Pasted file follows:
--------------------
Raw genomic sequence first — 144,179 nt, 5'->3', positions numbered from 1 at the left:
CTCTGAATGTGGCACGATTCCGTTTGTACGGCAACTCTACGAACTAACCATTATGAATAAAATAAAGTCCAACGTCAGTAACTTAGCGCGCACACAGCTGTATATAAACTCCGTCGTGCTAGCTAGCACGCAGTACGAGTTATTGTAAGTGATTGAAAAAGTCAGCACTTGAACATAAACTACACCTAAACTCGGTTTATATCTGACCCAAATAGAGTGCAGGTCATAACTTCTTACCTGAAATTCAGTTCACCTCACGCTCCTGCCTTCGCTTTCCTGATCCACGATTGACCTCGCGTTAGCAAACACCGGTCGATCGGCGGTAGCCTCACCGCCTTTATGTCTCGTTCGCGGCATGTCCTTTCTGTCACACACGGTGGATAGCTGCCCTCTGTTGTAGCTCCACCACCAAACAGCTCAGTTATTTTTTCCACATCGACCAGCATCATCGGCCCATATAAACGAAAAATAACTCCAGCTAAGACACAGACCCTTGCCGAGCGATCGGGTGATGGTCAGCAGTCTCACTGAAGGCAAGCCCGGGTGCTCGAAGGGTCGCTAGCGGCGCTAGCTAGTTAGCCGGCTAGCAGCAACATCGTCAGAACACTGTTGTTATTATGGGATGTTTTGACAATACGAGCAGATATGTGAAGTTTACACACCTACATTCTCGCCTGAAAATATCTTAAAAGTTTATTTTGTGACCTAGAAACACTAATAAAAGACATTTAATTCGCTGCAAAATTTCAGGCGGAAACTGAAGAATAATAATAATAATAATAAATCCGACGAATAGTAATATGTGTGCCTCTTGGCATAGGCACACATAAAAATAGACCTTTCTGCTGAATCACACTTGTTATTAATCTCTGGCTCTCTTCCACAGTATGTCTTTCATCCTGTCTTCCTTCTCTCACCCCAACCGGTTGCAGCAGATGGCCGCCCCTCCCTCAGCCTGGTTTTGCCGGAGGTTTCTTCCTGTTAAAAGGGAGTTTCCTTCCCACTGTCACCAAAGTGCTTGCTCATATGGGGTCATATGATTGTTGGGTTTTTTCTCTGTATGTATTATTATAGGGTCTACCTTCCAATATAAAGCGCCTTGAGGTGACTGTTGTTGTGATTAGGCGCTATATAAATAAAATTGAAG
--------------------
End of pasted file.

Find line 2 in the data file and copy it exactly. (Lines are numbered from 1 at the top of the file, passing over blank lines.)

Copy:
CTCTGAATGTGGCACGATTCCGTTTGTACGGCAACTCTACGAACTAACCATTATGAATAAAATAAAGTCCAACGTCAGTAACTTAGCGCGCACACAGCTGTATATAAACTCCGTCGTGCTAGCTAGCACGCAGTACGAGTTATTGTAAGTGATTGAAAAAGTCAGCACTTGAACATAAACTACACCTAAACTCGGTTTATATCTGACCCAAATAGAGTGCAGGTCATAACTTCTTACCTGAAATTCAGTTCACCTCACGCTCCTGCCTTCGCTTTCCTGATCCACGATTGACCTCGCGTTAGCAAACACCGGTCGATCGGCGGTAGCCTCACCGCCTTTATGTCTCGTTCGCGGCATGTCCTTTCTGTCACACACGGTGGATAGCTGCCCTCTGTTGTAGCTCCACCACCAAACAGCTCAGTTATTTTTTCCACATCGACCAGCATCATCGGCCCATATAAACGAAAAATAACTCCAGCTAAGACACAGACCCTTGCCGAGCGATCGGGTGATGGTCAGCAGTCTCACTGAAGGCAAGCCCGGGTGCTCGAAGGGTCGCTAGCGGCGCTAGCTAGTTAGCCGGCTAGCAGCAACATCGTCAGAACACTGTTGTTATTATGGGATGTTTTGACAATACGAGCAGATATGTGAAGTTTACACACCTACATTCTCGCCTGAAAATATCTTAAAAGTTTATTTTGTGACCTAGAAACACTAATAAAAGACATTTAATTCGCTGCAAAATTTCAGGCGGAAACTGAAGAATAATAATAATAATAATAAATCCGACGAATAGTAATATGTGTGCCTCTTGGCATAGGCACACATAAAAATAGACCTTTCTGCTGAATCACACTTGTTATTAATCTCTGGCTCTCTTCCACAGTATGTCTTTCATCCTGTCTTCCTTCTCTCACCCCAACCGGTTGCAGCAGATGGCCGCCCCTCCCTCAGCCTGGTTTTGCCGGAGGTTTCTTCCTGTTAAAAGGGAGTTTCCTTCCCACTGTCACCAAAGTGCTTGCTCATATGGGGTCATATGATTGTTGGGTTTTTTCTCTGTATGTATTATTATAGGGTCTACCTTCCAATATAAAGCGCCTTGAGGTGACTGTTGTTGTGATTAGGCGCTATATAAATAAAATTGAAG